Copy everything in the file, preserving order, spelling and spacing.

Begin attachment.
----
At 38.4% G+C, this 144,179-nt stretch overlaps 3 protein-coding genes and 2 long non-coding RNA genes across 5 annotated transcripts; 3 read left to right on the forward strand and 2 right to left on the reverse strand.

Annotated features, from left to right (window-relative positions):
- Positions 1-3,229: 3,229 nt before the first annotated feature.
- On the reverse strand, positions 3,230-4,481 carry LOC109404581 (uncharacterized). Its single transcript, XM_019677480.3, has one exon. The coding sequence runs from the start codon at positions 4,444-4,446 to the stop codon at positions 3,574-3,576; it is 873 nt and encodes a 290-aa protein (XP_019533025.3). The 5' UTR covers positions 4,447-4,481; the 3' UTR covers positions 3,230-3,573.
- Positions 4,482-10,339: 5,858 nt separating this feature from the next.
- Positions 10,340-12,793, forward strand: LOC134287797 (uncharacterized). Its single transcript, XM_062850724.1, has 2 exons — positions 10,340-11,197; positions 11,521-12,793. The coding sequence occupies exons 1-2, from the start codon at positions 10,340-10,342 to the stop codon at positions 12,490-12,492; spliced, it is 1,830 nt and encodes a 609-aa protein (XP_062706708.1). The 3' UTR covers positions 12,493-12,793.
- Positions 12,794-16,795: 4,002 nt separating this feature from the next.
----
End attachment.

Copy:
At 38.4% G+C, this 144,179-nt stretch overlaps 3 protein-coding genes and 2 long non-coding RNA genes across 5 annotated transcripts; 3 read left to right on the forward strand and 2 right to left on the reverse strand.

Annotated features, from left to right (window-relative positions):
- Positions 1-3,229: 3,229 nt before the first annotated feature.
- On the reverse strand, positions 3,230-4,481 carry LOC109404581 (uncharacterized). Its single transcript, XM_019677480.3, has one exon. The coding sequence runs from the start codon at positions 4,444-4,446 to the stop codon at positions 3,574-3,576; it is 873 nt and encodes a 290-aa protein (XP_019533025.3). The 5' UTR covers positions 4,447-4,481; the 3' UTR covers positions 3,230-3,573.
- Positions 4,482-10,339: 5,858 nt separating this feature from the next.
- Positions 10,340-12,793, forward strand: LOC134287797 (uncharacterized). Its single transcript, XM_062850724.1, has 2 exons — positions 10,340-11,197; positions 11,521-12,793. The coding sequence occupies exons 1-2, from the start codon at positions 10,340-10,342 to the stop codon at positions 12,490-12,492; spliced, it is 1,830 nt and encodes a 609-aa protein (XP_062706708.1). The 3' UTR covers positions 12,493-12,793.
- Positions 12,794-16,795: 4,002 nt separating this feature from the next.